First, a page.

The picture of the chief priests in Josephus and rabbinic literature, including the action of their slaves, as those who resorted to brutal violence to protect their wealth and power parallels the actions of these figures against Jesus (see Mark 14:43). During his last week, Jesus publically condemned the corruption of the chief priests (Luke 19:46, 20:9-19) and linked their corruption to the coming destruction of Jerusalem and its Temple. Jesus was not alone in his critique of the chief priests. Other prophetic figures in the first century condemned their corruption and predicted the destruction of the Temple because of it.

Josephus relates a story of an individual, Jesus the son of Ananias, who four years before the war (c. 62 CE) stood in the Temple and cried out, “A voice from the east, a voice from the west, a voice from the four winds; a voice against Jerusalem and the sanctuary, a voice against the bridegroom and the bride (see Jer. 7:34)...” (War 6:300-309). The chief priests and the elders of the people arrested this Jesus and brought him before the Roman governor, who had this troublemaker flayed to the bone with scourges. Clearly, Jesus, the son of Ananias, was not perceived as the threat Jesus of Nazareth was. Many among the Jews were hopeful that maybe he was the promised redeemer (see Luke 24:21), and his popularity among the masses gave gravity to his condemnation of the chief priests. He had to be killed lest Caiaphas and the other chief priests lose their position and wealth (John 11:49-50).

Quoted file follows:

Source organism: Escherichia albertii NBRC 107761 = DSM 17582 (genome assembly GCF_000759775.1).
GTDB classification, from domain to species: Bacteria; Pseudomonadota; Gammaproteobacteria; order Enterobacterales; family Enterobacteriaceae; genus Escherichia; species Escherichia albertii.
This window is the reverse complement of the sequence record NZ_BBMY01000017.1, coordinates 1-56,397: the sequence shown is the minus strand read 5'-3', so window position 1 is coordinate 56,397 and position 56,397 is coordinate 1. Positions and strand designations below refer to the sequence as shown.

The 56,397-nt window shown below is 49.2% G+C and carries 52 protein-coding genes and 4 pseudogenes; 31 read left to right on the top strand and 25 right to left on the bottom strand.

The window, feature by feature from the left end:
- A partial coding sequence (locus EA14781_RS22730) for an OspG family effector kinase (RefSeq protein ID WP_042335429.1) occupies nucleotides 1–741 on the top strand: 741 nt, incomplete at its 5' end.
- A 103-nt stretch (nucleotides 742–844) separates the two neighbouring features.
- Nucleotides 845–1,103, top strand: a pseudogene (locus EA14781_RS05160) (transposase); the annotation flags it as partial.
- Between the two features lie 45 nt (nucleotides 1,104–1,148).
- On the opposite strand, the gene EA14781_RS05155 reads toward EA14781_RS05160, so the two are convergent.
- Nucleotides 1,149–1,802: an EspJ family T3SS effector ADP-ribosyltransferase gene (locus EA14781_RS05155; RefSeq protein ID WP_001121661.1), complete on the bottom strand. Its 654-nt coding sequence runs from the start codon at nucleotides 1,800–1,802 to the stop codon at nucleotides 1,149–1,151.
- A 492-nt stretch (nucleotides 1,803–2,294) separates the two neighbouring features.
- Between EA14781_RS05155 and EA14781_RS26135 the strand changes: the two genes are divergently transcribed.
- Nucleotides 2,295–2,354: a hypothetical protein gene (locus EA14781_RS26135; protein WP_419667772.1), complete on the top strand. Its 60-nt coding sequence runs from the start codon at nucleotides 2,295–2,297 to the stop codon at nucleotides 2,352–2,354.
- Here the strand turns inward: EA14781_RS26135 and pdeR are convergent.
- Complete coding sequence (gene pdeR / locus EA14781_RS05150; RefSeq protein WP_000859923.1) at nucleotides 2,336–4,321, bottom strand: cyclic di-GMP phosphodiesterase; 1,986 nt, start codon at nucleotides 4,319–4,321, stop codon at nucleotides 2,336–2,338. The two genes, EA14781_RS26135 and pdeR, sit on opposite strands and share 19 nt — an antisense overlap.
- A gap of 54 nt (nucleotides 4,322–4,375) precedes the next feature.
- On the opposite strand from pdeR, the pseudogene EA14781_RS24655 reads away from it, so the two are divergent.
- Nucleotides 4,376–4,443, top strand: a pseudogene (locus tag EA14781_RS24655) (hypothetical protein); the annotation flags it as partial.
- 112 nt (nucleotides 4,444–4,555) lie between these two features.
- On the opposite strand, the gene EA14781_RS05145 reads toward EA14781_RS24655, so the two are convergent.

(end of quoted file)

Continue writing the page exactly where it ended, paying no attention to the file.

It is a cruel tragedy of Christian history that the blame for the death of Jesus has been laid at the feet of the Jewish people, many of whom “hung upon his words” (Luke 19:48). What happened to Jesus was motivated by the greed of a small group who needed the cloak of darkness to cover up their clandestine activities from the sight of the people (see Luke 22:52-53; Acts 5:27-28) and used their power to ensure his death (see Luke 22:66; 23:10, 13, and 21; and John 19:6). Their desire to retain their power and wealth motivated the chief priests to hand Jesus over to Pilate; unfortunately, they are not alone in human history in perpetrating heinous actions motivated by a lust for money and power.

[1] The Septuagint of Jeremiah 7:11 reads, “Has my house (ὁ οἶκός μου)…” reflecting the Hebrew ביתי as opposed to the reading of the Masoretic text: הבית הזה.